I'm not ready for the weekend to end. It's just so nice to... not work. I've said it's been tough lately, and it really has. I'm not a perfect teacher -- I'm not sure such a person exists -- but I work really hard and run a tight ship and genuinely like my kids and want great things for them. But somehow, it's not enough. Unless kids are passing with excellence, there seem to be complaints from parents, that I am simply a poor teacher. I know this isn't true, but it is still so discouraging. If a student is missing an assignment, it is not only my job to inform them of this (which I do), but apparently it is also up to me to give up all my lunches to keep them in, and not only that, but hunt them down when inevitably they dodge the work-DT, and if that fails, I should be calling parents. Are you freakin kidding me? Do parents understand how many students I have, and how much this is asking of me? If they do, they do not care.
And I can't help but wonder, where is the parents' sense of responsibility? I'll happily sign any agenda I'm asked to, but less than 1% of parents ask me to do so, so that they know what students have for homework in my class. And I know my students (that parents are complaining on behalf of) are 12, but seriously, they have to learn responsibility for themselves too. That, as far as I am concerned is what the first term of junior high is for! After years of having teachers hold their hands and wipe their noses, they are given a chance at independence. And yes, most bomb this first, but they also bounce back! If they don't do as well as they think they should, most realize that they have to be doing more. Lesson learned, responsibility increases, all is well. Except for me, apparently. So I am actually dealing with a hoard of angry parents, led by one crazy bully, who cannot end a parent-teacher meeting on a high, despite my ability to spin things for the positive. So frustrating!
There is talk of a rec center being built in town, and seriously, I hope it goes. Because these people need a damn hobby! I understand that there is not much to do here, but spreading rumors about teachers and organizing meetings to justify teacher-bashing under the guise of bettering students' education? Give me a break. No wonder they have such a hard time keeping teachers. They've got me ready to run.
Anyway. I know it doesn't help to gripe, but I am just so frustrated. And stressed. I lost five pounds last week from the anxiety of my job. I woke up nauseated everyday, thinking about having to go in there. I would love to call in sick, and take a mental health day, but planning for subs and dealing with the aftermath... it's just not worth it.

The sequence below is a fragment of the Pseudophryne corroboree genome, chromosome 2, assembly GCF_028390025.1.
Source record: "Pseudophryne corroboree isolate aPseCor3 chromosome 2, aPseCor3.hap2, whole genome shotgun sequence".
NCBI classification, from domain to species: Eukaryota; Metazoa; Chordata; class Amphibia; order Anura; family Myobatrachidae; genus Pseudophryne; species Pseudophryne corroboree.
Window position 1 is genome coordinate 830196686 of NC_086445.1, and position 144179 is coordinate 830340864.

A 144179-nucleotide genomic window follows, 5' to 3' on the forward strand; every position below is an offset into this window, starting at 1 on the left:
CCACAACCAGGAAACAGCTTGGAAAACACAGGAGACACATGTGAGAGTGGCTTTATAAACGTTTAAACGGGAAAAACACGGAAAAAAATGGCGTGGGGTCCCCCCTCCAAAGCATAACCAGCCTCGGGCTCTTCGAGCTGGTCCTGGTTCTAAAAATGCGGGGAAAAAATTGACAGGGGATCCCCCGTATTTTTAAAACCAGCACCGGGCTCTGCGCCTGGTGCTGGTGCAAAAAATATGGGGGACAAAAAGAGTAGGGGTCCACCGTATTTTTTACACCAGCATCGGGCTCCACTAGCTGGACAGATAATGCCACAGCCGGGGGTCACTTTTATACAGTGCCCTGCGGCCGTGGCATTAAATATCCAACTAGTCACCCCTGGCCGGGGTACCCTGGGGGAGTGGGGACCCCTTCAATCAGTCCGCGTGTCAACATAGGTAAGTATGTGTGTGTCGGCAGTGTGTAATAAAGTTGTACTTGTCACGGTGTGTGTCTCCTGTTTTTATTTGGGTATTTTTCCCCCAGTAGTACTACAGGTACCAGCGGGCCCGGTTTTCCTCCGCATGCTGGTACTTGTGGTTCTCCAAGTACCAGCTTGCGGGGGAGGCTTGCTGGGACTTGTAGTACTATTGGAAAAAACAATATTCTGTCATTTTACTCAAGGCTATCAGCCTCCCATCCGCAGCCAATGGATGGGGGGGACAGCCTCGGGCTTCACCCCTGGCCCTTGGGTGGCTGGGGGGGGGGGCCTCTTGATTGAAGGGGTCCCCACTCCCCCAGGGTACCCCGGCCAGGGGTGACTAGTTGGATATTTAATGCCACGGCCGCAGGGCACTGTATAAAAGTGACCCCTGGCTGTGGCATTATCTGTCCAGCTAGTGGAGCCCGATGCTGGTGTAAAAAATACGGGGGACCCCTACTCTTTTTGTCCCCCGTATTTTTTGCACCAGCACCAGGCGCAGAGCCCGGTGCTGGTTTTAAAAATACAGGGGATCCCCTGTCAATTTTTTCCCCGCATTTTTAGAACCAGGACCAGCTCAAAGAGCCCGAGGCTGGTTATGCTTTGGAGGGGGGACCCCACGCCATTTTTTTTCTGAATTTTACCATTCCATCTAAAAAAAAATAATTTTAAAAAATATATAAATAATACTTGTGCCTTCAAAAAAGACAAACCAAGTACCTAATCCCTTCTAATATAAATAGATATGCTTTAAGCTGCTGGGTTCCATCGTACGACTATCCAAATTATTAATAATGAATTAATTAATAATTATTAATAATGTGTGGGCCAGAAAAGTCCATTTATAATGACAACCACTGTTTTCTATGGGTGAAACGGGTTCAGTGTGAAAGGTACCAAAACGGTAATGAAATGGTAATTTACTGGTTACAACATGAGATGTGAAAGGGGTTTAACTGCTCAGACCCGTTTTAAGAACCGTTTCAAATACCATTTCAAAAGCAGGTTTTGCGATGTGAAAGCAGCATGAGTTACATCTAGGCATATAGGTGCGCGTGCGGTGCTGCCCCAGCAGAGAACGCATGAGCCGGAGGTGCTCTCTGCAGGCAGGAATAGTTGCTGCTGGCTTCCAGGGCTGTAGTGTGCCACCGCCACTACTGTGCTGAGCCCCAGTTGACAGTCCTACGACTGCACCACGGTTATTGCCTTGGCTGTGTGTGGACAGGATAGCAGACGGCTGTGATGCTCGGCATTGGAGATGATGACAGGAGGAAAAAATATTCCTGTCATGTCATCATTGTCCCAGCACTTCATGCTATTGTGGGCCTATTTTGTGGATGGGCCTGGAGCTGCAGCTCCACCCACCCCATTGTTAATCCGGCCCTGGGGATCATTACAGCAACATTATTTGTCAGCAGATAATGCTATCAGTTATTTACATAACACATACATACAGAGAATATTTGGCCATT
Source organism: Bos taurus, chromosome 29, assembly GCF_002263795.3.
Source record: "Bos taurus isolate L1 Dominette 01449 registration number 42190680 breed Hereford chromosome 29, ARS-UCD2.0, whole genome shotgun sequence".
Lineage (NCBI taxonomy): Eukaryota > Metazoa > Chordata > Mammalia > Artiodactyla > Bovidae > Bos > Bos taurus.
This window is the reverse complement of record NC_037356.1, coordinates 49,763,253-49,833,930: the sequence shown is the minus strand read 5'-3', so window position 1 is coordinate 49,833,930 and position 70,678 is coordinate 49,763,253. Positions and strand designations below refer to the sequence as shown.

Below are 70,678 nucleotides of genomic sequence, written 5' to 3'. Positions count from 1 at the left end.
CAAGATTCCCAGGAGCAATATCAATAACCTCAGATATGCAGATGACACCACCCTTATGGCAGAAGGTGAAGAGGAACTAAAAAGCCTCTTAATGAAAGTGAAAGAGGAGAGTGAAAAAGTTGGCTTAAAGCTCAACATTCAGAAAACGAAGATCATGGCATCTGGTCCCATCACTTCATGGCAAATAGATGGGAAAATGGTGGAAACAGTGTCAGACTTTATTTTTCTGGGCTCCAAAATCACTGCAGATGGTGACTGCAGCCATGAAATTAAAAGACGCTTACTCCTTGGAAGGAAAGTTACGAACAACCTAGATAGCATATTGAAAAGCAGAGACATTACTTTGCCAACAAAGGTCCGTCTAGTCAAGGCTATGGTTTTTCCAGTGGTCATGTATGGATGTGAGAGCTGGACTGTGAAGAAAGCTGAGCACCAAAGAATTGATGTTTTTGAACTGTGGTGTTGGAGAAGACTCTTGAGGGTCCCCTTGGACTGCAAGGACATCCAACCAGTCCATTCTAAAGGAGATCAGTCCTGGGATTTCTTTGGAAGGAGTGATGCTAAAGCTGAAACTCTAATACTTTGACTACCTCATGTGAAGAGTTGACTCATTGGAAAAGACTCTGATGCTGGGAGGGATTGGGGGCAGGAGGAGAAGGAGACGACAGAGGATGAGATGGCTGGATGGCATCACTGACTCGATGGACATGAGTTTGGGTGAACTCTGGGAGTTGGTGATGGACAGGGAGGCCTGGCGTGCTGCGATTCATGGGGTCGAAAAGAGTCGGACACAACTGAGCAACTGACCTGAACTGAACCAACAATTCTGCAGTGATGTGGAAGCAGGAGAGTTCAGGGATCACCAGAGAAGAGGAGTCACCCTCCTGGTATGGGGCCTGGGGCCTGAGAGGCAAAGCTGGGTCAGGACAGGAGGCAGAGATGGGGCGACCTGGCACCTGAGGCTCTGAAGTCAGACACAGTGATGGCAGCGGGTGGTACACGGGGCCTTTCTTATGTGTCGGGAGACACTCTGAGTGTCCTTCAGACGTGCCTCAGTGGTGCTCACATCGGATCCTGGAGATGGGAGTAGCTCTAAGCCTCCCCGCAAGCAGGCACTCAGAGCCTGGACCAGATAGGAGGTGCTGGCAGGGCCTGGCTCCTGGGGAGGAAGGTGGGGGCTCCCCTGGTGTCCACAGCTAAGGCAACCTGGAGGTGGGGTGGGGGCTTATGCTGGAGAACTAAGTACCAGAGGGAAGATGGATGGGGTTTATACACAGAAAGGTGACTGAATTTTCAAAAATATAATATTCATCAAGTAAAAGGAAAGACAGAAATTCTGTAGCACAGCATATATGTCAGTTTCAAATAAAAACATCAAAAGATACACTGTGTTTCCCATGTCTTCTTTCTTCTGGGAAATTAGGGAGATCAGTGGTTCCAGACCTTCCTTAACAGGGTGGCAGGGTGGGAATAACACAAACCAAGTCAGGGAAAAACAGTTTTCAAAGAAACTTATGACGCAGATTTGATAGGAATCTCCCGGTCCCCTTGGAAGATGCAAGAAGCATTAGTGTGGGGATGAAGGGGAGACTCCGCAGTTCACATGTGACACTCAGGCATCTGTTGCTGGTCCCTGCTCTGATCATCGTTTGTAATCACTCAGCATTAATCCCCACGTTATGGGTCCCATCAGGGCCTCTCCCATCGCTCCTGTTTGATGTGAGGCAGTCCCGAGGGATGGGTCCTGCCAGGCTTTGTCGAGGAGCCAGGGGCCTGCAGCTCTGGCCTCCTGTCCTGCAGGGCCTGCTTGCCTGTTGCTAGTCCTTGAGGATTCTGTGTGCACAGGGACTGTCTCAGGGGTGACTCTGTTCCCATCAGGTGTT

Sigh... what to do? Move to the coast and open a bed and breakfast. Huh. For an off-the-cuff thought, that was not bad.

Thursday, November 13, 2008

"Hey Mam! That Man Has a Baby in His Belly!"

This was actually the worst week in my teaching career. The mob of parents with pitchforks and the bullying mentality of a couple and the sheep-like tendancies of others peeve me off! It is making me second-guess my choice of career.
On the up side, we were at the hospital on Tuesday, and Jonah calls out, "Hey mam! That man has a baby in his belly!" The guy didn't look our way, but I can't believe he didn't hear it. Yikes. And how can you redeem yourself after that? So we had a little chat about how even if a man has a big belly, there is never a baby in there. He just likes to eat. And if a lady has a big belly she may have a baby in there, but maybe she just likes to eat too, so we don't say anything. I don't know if it'll stick, but here's hoping. He's been around so many babies and prenant gals lately I guess it must be on his mind!

Monday, November 10, 2008

The Waiting (and Shopping) Begins

I'm anticipating this wait, and even though I hope that I am laid back enough to be patient, and busy enough to keep this referral out of the surface of my mind, I do think that for sure the last couple of months will be rough. Especially if it takes more than seven months. Because then I'll be caught in court. I'm trying not to stress about it, but when I see people post updates that their little ones are another month older -- I don't know how they cope. I think it'll be very hard to see my sweet girl grow up in pictures.
But I've joined the ranks of the expecting. And so I'll engage in another "waiting" pastime: shopping. I love ebay. Especially when you can buy used kids clothes, because, really, how worn do they get? And hardly anyone bids on them, so you can get some sweet deals. Here are the latest buys (and to my mam and sister, if you are reading this, I don't buy stuff on ebay too often):

Here's a cute little outfit. Everything I got with these is cupcakey.

And this matches.

And so does this.

And this too.

These sweet riding-style pants came with a bonus matching shirt.

And this one is just a different color.

This is one of my favorites. It was actually new and is sooooo soft.

I'm imagining a couple of poofy pigtails sticking out the bottom.

So there we go. And now, for the rest of the month, I will pass the time writing my Novella. Gotta do something to pass the time, right?